The campground itself is also very nice. It’s well-developed, and has nice facilities. It’s the largest campground in Ocala National Forest.
The campground has 104 RV campsites with full hookups. There is a separate tent camping area with an additional 54 non-electric sites.
Bath houses have hot showers, although the water is not always very hot.
Campers may be allowed to access the springs 30 minutes before the park opens to the public.
This campground is very popular because it’s big-rig friendly. It’s also the only option for camping in Ocala National Forest with full RV hookups, including on-site sewer hookups.
RV sites are large and well maintained. The sites are level and are all paved. Campsites do not have much tree cover for privacy, but are generously spaced and have large grassy areas.
Roads inside the campground are paved with blacktop. They are nice and open, with ample room to maneuver.
The campground has 54 primitive tent camping sites. These sites to not include electrical hookups. Facilities are available in the nearby bath house.
Salt Springs Campground Fees
As of this writing there is outdated price information on the Ocala National Forest campground website.
RV camping: The reservation price on Reserve America is $50.
Tent camping: The cost on Reserve America is $31.
The campground has discounts for senior citizens and Access passholders. Please note that access passes are not the same as national park passes.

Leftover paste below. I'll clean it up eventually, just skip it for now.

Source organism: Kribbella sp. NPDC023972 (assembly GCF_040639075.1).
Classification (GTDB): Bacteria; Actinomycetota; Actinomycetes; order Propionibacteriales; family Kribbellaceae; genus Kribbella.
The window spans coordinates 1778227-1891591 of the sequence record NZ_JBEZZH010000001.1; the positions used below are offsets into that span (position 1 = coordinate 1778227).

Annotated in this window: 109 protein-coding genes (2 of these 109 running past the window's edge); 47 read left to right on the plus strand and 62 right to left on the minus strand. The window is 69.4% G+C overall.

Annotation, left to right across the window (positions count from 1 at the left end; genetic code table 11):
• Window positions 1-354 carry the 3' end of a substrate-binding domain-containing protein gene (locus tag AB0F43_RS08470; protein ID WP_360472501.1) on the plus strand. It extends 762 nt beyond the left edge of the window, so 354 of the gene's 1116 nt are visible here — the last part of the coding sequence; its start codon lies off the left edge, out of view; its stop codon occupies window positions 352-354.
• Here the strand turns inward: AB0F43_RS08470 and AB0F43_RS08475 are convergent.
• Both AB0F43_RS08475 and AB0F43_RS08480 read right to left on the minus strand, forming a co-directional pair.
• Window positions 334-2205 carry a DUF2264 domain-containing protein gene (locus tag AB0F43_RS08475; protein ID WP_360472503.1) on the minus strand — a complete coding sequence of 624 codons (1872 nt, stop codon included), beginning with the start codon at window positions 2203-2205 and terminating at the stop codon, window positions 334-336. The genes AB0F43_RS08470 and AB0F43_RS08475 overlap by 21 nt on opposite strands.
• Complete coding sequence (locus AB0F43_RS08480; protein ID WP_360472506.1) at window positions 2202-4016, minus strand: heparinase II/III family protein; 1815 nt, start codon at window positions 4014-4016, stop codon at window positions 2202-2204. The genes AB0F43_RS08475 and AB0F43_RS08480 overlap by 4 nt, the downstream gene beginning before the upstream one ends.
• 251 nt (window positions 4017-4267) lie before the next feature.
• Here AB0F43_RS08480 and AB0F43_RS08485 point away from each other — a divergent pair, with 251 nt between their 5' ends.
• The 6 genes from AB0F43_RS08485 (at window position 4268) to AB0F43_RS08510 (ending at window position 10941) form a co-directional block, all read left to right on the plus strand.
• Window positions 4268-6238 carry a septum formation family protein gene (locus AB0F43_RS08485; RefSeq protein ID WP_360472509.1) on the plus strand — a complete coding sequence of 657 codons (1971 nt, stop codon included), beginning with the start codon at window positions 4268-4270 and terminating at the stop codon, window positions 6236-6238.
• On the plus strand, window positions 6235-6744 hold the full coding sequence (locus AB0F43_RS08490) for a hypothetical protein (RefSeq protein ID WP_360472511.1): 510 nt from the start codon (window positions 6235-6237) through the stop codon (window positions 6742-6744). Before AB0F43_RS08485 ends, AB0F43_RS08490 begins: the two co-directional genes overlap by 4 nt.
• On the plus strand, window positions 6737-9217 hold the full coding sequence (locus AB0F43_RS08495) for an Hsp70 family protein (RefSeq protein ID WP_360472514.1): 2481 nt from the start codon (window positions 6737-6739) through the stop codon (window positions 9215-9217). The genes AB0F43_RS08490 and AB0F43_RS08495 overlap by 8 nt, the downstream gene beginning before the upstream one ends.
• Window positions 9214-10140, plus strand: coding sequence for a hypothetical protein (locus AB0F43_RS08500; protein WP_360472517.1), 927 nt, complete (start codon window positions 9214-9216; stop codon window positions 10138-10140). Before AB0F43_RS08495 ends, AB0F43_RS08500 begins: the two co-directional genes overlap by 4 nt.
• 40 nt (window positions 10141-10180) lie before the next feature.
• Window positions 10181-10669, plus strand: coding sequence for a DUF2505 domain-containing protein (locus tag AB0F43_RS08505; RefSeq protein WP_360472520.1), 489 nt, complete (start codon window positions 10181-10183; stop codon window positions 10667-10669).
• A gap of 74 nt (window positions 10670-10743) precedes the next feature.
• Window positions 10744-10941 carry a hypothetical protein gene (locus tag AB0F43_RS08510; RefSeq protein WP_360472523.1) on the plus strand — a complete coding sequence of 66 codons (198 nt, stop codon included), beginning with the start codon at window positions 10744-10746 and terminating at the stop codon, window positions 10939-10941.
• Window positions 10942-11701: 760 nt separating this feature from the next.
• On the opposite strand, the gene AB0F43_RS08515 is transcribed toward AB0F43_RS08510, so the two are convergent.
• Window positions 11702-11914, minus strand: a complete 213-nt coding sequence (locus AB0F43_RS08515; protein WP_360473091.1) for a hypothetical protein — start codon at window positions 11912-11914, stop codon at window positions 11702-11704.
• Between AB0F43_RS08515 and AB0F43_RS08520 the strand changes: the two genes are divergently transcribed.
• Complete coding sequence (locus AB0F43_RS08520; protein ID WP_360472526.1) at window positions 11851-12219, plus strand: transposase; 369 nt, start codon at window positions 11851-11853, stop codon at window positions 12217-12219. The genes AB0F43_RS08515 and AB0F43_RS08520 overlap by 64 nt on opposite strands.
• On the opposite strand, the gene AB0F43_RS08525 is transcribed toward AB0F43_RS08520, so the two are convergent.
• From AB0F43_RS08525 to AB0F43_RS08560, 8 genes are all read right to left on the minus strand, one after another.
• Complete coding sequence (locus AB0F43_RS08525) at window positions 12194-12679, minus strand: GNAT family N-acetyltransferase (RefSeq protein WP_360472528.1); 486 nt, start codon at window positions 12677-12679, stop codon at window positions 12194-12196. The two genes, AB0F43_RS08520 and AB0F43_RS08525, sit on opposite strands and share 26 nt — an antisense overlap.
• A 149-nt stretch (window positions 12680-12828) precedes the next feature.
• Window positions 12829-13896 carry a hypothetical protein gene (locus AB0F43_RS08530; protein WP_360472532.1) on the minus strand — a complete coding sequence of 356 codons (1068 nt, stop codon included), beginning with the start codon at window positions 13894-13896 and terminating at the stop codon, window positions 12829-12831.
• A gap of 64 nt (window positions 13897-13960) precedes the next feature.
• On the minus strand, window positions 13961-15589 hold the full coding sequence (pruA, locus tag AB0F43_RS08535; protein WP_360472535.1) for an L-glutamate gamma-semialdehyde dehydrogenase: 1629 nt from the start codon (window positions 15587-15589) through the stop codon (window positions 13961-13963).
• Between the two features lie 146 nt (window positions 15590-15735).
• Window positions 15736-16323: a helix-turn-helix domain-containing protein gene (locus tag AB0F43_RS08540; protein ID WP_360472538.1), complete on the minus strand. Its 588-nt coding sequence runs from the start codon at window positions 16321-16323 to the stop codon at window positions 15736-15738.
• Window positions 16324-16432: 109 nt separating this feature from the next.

Reservations can be made via phone by calling 1-877-444-6777, or on Reserve America.
Visit the campground’s official website for further details and the most up-to-date information. Calling ahead for details is always advised.
Non-campers can use the RV sewer dump station for $8.
Nature and Wildlife
Many forms of native Florida wildlife may be found in or near Salt Springs, including:
- Freshwater fish
- Blue crab
- Bald eagles
- And more
Like many other springs, manatees sometimes visit Salt Springs. They may stay in the spring run, or may cross into the swimming area.
It is illegal to touch a manatee because they are a protected species. It is also illegal to harass or chase a manatee. They may approach you, but to not touch them.
Manatees rely on the warm spring water for warmth when other water temperatures become cold. If they are frightened or harassed and forced to leave a warm water sanctuary they may die from cold water exposure.
Petting a manatee is illegal, and causes serious problems. Manatees are friendly and curious. When they become conditioned to humans they lose their fear of boats. This leads to manatees being run over by speed boats and sliced up from propellers.
Don’t pet manatees, and don’t interact with them! Keep wildlife wild.
Alligators may sometimes be found in Salt Springs. Alligators are known to live in almost all bodies of freshwater in Florida. They are very common in Lake George, which is connected to Salt Springs via the spring run. There has been at least one fatal alligator attack in Lake George, although they are rare.
Alligators also live in the Salt Springs Run and other areas inside Ocala National Forest.
There are alligator warning signs posted inside the Salt Springs Recreation Area. One sign in the swimming area says:
“Alligators are present in this forest. They are an important part of Florida’s ecology and can be found wherever there is a natural body of water. They have a natural fear of man, but may lose that fear by being around people especially if they are fed. When this happens alligators can be dangerous. For this reason, alligators should not be fed or molested in any way.”